The report also found major upticks in healthier and activity-related snacks as well as a definite move to purchasing snacks online — something 51 per cent of respondents say they intend to continue doing once the pandemic ends. “The experience of purchasing online,” says Philip, “has also greatly improved.”
Nearly half of respondents also reported buying snack brands they enjoyed as kids and that brought back good childhood memories. “That suggests that in the heat of the pandemic, snacking was a source of comfort for people (and) connection with their past and the community,” says Philip. Mondelez, for example, has seen strong sales for its iconic snack food brands, including Oreo cookies, Premium Plus crackers and Cadbury candy bars like the Canadian-made Caramilk (one of my Boomer brother’s all-time favourites). Kellogg Canada is also serving up several products this year that focus on nostalgia including new flavours of Cheez-It Crackers and Pringles, Special K Whole Blueberries cereal, Eggo Chocolate cereal and bite-size Pop Tarts. Also on its product list is a limited-edition run of old-time Apple Jacks cereal and gaily-coloured Rice Krispies Spring Edition.
Mississauga-based snack maker Super Pufft has also experienced a pandemic business boost. It’s famous for its Lucky Elephant pink candy carnival popcorn, but now derives growing revenues from private label production of salty and extruded snacks for many of Canada’s biggest food retailers. “Snacks is always a fast-moving category that is affected by trends and events like the Super Bowl,” says Super Pufft sales manager Mayson Jaffer. “The pandemic caused a big spike in March, when there was panic buying going on. But sales have remained steady for us after that. Snacks are comfort food. When times are hard, people want and need their snacks.”
DIFFERENT NICHE MARKETS
But not all snack-makers have been able to make hay from the pandemic. Private-label snack bar maker and exporter Yourbarfactory, for example, has seen orders plunge from company-clients that target school kids, working people and athletes with single-serve, portable snacks.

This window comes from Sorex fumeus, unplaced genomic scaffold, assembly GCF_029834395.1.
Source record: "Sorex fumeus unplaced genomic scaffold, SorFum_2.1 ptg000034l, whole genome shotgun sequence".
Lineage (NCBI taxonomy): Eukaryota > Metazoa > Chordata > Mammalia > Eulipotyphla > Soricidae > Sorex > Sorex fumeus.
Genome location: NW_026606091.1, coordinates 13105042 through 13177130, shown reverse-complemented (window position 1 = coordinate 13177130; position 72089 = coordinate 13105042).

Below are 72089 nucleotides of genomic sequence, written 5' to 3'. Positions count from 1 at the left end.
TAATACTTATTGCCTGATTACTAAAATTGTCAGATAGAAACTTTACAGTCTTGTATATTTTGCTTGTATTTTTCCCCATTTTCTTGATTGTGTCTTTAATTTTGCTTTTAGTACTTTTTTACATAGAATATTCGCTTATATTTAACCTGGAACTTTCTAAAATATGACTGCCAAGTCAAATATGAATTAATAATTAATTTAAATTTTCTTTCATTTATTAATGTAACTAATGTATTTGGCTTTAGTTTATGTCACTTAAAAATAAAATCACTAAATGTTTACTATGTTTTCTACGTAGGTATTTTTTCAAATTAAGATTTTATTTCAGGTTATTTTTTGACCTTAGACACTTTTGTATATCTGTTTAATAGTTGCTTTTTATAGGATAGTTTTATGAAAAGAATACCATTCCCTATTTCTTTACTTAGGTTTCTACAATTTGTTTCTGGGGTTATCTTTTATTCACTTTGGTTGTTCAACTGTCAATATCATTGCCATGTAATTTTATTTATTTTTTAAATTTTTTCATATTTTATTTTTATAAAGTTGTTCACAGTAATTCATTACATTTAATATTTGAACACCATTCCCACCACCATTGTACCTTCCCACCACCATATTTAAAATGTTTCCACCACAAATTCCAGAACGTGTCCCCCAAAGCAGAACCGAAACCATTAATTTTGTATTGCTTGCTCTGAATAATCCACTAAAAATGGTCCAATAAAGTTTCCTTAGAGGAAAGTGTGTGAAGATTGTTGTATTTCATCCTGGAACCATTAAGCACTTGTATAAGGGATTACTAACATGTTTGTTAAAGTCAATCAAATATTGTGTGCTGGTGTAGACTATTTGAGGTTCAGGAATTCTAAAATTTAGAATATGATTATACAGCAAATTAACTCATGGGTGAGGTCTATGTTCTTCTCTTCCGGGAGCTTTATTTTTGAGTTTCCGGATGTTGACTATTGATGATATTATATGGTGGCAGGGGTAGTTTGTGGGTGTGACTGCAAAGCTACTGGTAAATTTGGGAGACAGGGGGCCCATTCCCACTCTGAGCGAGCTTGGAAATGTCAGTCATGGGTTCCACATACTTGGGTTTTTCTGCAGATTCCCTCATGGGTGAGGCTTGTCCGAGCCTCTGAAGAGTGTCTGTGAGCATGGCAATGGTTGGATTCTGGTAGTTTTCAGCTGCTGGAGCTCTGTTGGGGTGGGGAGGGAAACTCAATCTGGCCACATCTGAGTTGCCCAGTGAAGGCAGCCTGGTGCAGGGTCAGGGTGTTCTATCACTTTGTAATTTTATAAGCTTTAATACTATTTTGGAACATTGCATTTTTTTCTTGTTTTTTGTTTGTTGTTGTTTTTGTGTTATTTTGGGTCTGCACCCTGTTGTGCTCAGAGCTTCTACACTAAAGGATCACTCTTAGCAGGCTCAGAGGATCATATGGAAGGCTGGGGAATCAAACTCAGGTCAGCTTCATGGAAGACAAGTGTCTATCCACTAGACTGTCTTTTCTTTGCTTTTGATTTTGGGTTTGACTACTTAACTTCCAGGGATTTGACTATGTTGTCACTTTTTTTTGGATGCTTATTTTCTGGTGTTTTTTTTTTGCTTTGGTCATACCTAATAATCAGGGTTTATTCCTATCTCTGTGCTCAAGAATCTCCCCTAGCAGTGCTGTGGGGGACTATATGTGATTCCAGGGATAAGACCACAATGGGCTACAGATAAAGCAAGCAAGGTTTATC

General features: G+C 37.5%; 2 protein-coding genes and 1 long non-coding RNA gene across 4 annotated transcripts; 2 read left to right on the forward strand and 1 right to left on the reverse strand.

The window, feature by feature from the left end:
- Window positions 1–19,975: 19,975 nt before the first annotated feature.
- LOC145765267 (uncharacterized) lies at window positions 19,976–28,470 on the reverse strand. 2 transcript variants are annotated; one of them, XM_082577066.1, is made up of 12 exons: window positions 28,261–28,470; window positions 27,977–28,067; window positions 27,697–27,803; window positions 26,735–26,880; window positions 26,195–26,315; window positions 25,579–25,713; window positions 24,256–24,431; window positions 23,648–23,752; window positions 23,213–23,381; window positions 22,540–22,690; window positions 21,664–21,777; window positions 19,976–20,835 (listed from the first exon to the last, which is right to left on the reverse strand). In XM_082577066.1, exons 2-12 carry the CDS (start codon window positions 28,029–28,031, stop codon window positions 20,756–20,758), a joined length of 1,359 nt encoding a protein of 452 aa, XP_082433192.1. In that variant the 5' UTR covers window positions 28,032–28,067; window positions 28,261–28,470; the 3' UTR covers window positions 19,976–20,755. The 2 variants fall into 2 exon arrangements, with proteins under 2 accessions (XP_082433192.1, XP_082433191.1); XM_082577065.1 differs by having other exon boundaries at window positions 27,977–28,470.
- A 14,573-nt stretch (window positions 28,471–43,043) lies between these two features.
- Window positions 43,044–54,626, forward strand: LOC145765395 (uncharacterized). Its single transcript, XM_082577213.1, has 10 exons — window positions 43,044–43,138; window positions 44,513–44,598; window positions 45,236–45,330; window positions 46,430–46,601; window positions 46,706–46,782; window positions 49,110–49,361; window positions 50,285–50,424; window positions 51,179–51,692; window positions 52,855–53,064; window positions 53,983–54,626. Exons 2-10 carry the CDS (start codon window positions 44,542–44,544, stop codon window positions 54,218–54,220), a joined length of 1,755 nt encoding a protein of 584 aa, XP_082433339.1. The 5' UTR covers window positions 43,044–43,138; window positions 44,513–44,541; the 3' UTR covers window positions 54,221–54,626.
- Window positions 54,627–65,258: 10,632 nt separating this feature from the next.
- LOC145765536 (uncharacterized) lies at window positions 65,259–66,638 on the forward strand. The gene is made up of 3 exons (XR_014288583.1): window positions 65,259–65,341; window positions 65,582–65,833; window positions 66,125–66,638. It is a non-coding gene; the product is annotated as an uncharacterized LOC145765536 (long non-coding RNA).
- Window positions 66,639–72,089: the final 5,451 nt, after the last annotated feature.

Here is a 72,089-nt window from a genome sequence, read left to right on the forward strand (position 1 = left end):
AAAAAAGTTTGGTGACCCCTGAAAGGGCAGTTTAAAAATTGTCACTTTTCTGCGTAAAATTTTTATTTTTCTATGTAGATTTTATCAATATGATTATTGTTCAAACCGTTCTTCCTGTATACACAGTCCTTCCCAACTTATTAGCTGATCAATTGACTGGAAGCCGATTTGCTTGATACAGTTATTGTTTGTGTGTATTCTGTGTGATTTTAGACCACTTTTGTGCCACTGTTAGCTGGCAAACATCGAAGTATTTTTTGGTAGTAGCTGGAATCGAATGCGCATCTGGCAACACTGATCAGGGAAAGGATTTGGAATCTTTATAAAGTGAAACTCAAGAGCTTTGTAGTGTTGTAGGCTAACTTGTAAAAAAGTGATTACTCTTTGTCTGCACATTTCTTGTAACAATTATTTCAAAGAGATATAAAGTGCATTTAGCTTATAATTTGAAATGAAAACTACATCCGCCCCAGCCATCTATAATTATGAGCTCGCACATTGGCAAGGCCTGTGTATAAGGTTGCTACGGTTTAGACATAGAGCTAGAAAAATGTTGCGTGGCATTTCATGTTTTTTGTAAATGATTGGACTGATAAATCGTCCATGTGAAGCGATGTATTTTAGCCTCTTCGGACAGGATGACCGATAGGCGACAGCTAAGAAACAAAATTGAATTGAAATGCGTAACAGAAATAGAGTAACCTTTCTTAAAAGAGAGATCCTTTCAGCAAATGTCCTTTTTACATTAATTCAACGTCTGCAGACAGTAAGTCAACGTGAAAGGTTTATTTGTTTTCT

“Schools and gyms are closed and people aren’t going to the office,” says Yourbarfactory owner Martin Joyal. “We’re down 15 to 20 per cent for 2020 compared to 2019.” Single-serve bars aren’t a popular snack food for people at home, he says, and people are eating more baked goods and fresh foods. “The whole category is down 50 per cent,” he adds. “And vending machines are dead. Everything’s closed and people are afraid to even touch the buttons.”
Another Canadian snack bar maker, start-up Mid-Day Squares, has had a better pandemic experience, however. The company sells three flavours of high-end functional chocolate bars online and at health food stores across Canada. Co-owner Nick Saltarelli says store sales “fell off a cliff” last February when the pandemic hit, but online sales “skyrocketed.” Saltarelli owns and operates the company with his wife Lezlie Karls and her brother Jake out of a new $3-million facility.
What explains their strong sales, says Saltarelli, are two dove-tailing factors — the company’s cutting-edge online sales platform and the loyalty of its tech-savvy, fit and prosperous young clientele. “We run our online business like Amazon does and deal directly with the customer,” he says. “Good planning and good fortune set us up for success in these bad times.”
— BY MARK CARDWELL —